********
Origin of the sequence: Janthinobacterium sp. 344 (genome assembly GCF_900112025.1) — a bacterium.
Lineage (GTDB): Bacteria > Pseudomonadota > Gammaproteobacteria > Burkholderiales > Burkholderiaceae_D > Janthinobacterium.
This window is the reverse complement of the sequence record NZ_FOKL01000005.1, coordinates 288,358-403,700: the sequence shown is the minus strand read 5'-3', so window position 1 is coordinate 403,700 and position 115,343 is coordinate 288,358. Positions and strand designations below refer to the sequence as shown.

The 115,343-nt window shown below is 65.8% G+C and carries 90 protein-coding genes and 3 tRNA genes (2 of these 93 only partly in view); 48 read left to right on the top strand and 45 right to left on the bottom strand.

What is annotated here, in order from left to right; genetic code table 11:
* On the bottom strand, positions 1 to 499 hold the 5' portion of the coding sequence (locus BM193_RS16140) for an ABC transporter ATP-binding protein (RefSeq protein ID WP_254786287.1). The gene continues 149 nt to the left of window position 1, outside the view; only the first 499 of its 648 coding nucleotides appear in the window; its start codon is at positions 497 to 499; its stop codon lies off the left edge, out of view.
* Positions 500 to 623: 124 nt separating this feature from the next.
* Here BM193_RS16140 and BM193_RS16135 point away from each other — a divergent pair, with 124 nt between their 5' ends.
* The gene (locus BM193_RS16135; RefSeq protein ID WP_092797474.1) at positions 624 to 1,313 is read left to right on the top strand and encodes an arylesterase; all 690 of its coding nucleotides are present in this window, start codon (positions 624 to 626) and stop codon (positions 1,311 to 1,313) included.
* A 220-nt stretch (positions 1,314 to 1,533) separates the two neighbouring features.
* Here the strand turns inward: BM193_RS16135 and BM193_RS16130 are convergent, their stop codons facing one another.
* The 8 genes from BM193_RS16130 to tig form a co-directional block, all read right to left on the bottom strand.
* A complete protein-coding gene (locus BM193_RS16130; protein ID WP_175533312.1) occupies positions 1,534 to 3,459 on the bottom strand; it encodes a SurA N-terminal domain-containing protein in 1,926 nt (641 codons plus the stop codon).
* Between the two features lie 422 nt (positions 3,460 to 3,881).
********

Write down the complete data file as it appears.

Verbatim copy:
Origin of the sequence: Janthinobacterium sp. 344 (genome assembly GCF_900112025.1) — a bacterium.
Lineage (GTDB): Bacteria > Pseudomonadota > Gammaproteobacteria > Burkholderiales > Burkholderiaceae_D > Janthinobacterium.
This window is the reverse complement of the sequence record NZ_FOKL01000005.1, coordinates 288,358-403,700: the sequence shown is the minus strand read 5'-3', so window position 1 is coordinate 403,700 and position 115,343 is coordinate 288,358. Positions and strand designations below refer to the sequence as shown.

The 115,343-nt window shown below is 65.8% G+C and carries 90 protein-coding genes and 3 tRNA genes (2 of these 93 only partly in view); 48 read left to right on the top strand and 45 right to left on the bottom strand.

What is annotated here, in order from left to right; genetic code table 11:
* On the bottom strand, positions 1 to 499 hold the 5' portion of the coding sequence (locus BM193_RS16140) for an ABC transporter ATP-binding protein (RefSeq protein ID WP_254786287.1). The gene continues 149 nt to the left of window position 1, outside the view; only the first 499 of its 648 coding nucleotides appear in the window; its start codon is at positions 497 to 499; its stop codon lies off the left edge, out of view.
* Positions 500 to 623: 124 nt separating this feature from the next.
* Here BM193_RS16140 and BM193_RS16135 point away from each other — a divergent pair, with 124 nt between their 5' ends.
* The gene (locus BM193_RS16135; RefSeq protein ID WP_092797474.1) at positions 624 to 1,313 is read left to right on the top strand and encodes an arylesterase; all 690 of its coding nucleotides are present in this window, start codon (positions 624 to 626) and stop codon (positions 1,311 to 1,313) included.
* A 220-nt stretch (positions 1,314 to 1,533) separates the two neighbouring features.
* Here the strand turns inward: BM193_RS16135 and BM193_RS16130 are convergent, their stop codons facing one another.
* The 8 genes from BM193_RS16130 to tig form a co-directional block, all read right to left on the bottom strand.
* A complete protein-coding gene (locus BM193_RS16130; protein ID WP_175533312.1) occupies positions 1,534 to 3,459 on the bottom strand; it encodes a SurA N-terminal domain-containing protein in 1,926 nt (641 codons plus the stop codon).
* Between the two features lie 422 nt (positions 3,460 to 3,881).